Blog 235: 4.19.7- 4.19.13
Confirmation, a sacrament in Roman Catholic theology, was an offence to Calvin because it sapped the meaning of baptism. In scholastic terms, baptism only washed away original sin and those sins committed before baptism. Confirmation was viewed as a sacrament of continuing grace. Calvin, on the other hands, viewed baptism and a sign and seal of forgiveness and reconciliation for the entirety of one's life - making confirmation unnecessary. Besides which, the New Testament church knew nothing of it and on this ground alone, confirmation is an intrusion, an invention of man and essentially idolatrous [Calvin calls it "this misborn wraith" 4.19.13].
Instead of priestly anointing with oil, baptized children ought to confirm their faith by testifying to the church of the grace of God in their lives. Furthermore, to ensure that such a testimony is biblical and based upon solid foundations, Calvin advocates the practice of catechizing. Calvin produced a catechism upon his return to Geneva in 1541 which underwent two major revisions (1545 and 1560). Calvin's aim in writing the Catechism of 1545, was to set a basic pattern of doctrine and designed to serve as a pattern for what parents should teach their children. It began:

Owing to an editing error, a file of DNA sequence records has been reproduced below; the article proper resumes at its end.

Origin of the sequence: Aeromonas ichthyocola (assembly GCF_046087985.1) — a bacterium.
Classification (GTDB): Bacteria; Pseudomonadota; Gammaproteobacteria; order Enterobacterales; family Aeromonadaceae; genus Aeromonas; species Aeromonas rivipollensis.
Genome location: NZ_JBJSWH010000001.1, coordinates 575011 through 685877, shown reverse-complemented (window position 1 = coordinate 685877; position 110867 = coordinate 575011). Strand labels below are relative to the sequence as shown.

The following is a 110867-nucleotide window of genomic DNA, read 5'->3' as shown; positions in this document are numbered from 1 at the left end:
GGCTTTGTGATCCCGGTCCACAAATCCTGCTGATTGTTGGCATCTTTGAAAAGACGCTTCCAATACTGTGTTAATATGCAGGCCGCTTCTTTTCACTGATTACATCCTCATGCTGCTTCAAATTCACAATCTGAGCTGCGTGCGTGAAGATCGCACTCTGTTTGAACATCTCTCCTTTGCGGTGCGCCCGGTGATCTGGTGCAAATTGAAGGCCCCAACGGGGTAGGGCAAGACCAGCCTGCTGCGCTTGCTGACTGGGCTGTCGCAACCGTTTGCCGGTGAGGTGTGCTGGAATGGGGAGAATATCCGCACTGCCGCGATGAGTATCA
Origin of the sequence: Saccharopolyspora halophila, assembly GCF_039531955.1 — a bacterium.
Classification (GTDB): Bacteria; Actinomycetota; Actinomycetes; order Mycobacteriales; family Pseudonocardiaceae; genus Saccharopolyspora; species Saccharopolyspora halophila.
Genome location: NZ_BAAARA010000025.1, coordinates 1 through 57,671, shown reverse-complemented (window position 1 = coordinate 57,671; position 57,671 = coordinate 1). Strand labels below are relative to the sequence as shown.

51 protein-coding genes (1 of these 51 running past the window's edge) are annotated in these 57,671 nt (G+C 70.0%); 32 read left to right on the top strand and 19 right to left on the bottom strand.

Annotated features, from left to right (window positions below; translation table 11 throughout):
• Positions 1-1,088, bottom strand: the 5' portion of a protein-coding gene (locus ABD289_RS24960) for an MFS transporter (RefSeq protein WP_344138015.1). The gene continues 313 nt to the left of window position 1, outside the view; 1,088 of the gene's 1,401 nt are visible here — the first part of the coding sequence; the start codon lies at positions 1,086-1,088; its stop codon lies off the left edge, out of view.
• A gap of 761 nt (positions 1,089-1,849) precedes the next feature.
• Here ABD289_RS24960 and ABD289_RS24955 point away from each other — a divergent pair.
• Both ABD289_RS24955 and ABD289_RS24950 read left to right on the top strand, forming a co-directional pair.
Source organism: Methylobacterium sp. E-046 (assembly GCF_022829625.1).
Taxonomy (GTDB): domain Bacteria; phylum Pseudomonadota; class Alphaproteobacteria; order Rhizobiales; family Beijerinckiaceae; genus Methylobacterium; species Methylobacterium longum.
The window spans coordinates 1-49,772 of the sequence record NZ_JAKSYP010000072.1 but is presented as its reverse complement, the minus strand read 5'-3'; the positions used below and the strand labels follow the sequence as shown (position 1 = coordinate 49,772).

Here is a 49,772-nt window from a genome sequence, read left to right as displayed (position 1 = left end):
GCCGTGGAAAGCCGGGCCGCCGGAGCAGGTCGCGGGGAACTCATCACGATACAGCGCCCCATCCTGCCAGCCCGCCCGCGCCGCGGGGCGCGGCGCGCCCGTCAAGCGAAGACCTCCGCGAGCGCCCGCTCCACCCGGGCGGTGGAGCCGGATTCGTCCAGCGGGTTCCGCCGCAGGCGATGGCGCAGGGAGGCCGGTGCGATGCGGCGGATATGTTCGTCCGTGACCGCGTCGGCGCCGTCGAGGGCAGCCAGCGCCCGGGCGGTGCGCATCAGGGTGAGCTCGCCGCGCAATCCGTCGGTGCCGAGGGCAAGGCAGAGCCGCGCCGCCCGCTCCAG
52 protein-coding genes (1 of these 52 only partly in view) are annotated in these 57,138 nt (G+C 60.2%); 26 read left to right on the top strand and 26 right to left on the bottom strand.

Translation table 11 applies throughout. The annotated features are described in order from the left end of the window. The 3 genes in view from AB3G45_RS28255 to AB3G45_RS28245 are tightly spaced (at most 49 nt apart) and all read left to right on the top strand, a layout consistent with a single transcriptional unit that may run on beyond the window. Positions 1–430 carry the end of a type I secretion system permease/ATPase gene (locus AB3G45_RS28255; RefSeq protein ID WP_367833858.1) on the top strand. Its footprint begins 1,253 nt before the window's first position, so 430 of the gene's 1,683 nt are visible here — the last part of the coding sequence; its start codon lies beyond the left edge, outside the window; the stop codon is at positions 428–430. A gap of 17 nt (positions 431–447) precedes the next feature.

Master: What is the chief end of human life?
Scholar: To know God by whom men were created.